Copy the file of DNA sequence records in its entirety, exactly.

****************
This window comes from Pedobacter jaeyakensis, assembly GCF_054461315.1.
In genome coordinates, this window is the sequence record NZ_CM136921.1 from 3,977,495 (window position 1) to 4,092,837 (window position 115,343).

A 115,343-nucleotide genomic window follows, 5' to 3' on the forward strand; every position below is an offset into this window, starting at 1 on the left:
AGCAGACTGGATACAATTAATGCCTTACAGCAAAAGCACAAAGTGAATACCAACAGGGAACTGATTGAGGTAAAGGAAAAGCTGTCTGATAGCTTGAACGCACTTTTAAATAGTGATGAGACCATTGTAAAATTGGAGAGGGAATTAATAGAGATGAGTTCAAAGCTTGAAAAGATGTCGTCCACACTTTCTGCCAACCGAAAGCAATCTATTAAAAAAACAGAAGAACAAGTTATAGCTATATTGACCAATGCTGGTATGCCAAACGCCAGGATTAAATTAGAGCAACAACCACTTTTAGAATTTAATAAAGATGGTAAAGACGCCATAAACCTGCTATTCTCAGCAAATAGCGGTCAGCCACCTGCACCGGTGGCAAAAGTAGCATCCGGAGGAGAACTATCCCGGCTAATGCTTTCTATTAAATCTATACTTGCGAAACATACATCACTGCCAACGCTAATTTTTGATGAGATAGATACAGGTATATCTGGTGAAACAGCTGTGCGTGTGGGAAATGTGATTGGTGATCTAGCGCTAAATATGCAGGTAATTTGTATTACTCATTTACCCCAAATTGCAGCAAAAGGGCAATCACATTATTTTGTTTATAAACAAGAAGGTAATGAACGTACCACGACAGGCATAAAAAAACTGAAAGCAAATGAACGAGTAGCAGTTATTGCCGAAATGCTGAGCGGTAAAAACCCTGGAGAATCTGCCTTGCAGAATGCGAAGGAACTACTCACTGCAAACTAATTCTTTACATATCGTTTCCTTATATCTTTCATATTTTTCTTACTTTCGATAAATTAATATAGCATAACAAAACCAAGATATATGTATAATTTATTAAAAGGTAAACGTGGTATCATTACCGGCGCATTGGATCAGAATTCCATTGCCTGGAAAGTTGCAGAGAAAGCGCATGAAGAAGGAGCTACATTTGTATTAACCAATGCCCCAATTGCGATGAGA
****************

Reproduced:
This window comes from Pedobacter jaeyakensis, assembly GCF_054461315.1.
In genome coordinates, this window is the sequence record NZ_CM136921.1 from 3,977,495 (window position 1) to 4,092,837 (window position 115,343).

A 115,343-nucleotide genomic window follows, 5' to 3' on the forward strand; every position below is an offset into this window, starting at 1 on the left:
AGCAGACTGGATACAATTAATGCCTTACAGCAAAAGCACAAAGTGAATACCAACAGGGAACTGATTGAGGTAAAGGAAAAGCTGTCTGATAGCTTGAACGCACTTTTAAATAGTGATGAGACCATTGTAAAATTGGAGAGGGAATTAATAGAGATGAGTTCAAAGCTTGAAAAGATGTCGTCCACACTTTCTGCCAACCGAAAGCAATCTATTAAAAAAACAGAAGAACAAGTTATAGCTATATTGACCAATGCTGGTATGCCAAACGCCAGGATTAAATTAGAGCAACAACCACTTTTAGAATTTAATAAAGATGGTAAAGACGCCATAAACCTGCTATTCTCAGCAAATAGCGGTCAGCCACCTGCACCGGTGGCAAAAGTAGCATCCGGAGGAGAACTATCCCGGCTAATGCTTTCTATTAAATCTATACTTGCGAAACATACATCACTGCCAACGCTAATTTTTGATGAGATAGATACAGGTATATCTGGTGAAACAGCTGTGCGTGTGGGAAATGTGATTGGTGATCTAGCGCTAAATATGCAGGTAATTTGTATTACTCATTTACCCCAAATTGCAGCAAAAGGGCAATCACATTATTTTGTTTATAAACAAGAAGGTAATGAACGTACCACGACAGGCATAAAAAAACTGAAAGCAAATGAACGAGTAGCAGTTATTGCCGAAATGCTGAGCGGTAAAAACCCTGGAGAATCTGCCTTGCAGAATGCGAAGGAACTACTCACTGCAAACTAATTCTTTACATATCGTTTCCTTATATCTTTCATATTTTTCTTACTTTCGATAAATTAATATAGCATAACAAAACCAAGATATATGTATAATTTATTAAAAGGTAAACGTGGTATCATTACCGGCGCATTGGATCAGAATTCCATTGCCTGGAAAGTTGCAGAGAAAGCGCATGAAGAAGGAGCTACATTTGTATTAACCAATGCCCCAATTGCGATGAGA